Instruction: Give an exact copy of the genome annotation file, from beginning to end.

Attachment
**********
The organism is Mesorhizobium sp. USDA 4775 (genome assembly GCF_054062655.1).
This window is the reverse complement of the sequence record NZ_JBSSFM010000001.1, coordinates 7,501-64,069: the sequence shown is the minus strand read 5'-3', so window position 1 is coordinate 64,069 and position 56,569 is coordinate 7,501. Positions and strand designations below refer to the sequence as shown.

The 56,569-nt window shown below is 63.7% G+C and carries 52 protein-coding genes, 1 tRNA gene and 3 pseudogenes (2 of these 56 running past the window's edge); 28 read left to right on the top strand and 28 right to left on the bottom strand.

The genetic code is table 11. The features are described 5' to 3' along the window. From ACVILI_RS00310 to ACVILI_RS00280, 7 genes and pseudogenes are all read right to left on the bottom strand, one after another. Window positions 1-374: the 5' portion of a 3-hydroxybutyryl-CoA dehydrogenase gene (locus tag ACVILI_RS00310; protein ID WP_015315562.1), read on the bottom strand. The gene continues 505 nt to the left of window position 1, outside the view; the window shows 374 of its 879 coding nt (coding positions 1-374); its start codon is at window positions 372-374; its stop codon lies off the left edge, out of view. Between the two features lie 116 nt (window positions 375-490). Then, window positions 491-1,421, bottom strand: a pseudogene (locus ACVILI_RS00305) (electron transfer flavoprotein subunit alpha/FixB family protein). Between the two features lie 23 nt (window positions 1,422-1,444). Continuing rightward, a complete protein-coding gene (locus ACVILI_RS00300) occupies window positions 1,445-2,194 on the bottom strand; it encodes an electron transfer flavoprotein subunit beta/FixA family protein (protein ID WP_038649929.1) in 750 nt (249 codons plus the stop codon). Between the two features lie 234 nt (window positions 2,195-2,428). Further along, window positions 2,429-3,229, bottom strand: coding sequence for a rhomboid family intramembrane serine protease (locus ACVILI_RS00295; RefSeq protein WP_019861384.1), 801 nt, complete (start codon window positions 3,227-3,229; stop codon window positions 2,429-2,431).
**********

The organism is Mesorhizobium sp. USDA 4775 (genome assembly GCF_054062655.1).
This window is the reverse complement of the sequence record NZ_JBSSFM010000001.1, coordinates 7,501-64,069: the sequence shown is the minus strand read 5'-3', so window position 1 is coordinate 64,069 and position 56,569 is coordinate 7,501. Positions and strand designations below refer to the sequence as shown.

The 56,569-nt window shown below is 63.7% G+C and carries 52 protein-coding genes, 1 tRNA gene and 3 pseudogenes (2 of these 56 running past the window's edge); 28 read left to right on the top strand and 28 right to left on the bottom strand.

The genetic code is table 11. The features are described 5' to 3' along the window. From ACVILI_RS00310 to ACVILI_RS00280, 7 genes and pseudogenes are all read right to left on the bottom strand, one after another. Window positions 1-374: the 5' portion of a 3-hydroxybutyryl-CoA dehydrogenase gene (locus tag ACVILI_RS00310; protein ID WP_015315562.1), read on the bottom strand. The gene continues 505 nt to the left of window position 1, outside the view; the window shows 374 of its 879 coding nt (coding positions 1-374); its start codon is at window positions 372-374; its stop codon lies off the left edge, out of view. Between the two features lie 116 nt (window positions 375-490). Then, window positions 491-1,421, bottom strand: a pseudogene (locus ACVILI_RS00305) (electron transfer flavoprotein subunit alpha/FixB family protein). Between the two features lie 23 nt (window positions 1,422-1,444). Continuing rightward, a complete protein-coding gene (locus ACVILI_RS00300) occupies window positions 1,445-2,194 on the bottom strand; it encodes an electron transfer flavoprotein subunit beta/FixA family protein (protein ID WP_038649929.1) in 750 nt (249 codons plus the stop codon). Between the two features lie 234 nt (window positions 2,195-2,428). Further along, window positions 2,429-3,229, bottom strand: coding sequence for a rhomboid family intramembrane serine protease (locus ACVILI_RS00295; RefSeq protein WP_019861384.1), 801 nt, complete (start codon window positions 3,227-3,229; stop codon window positions 2,429-2,431).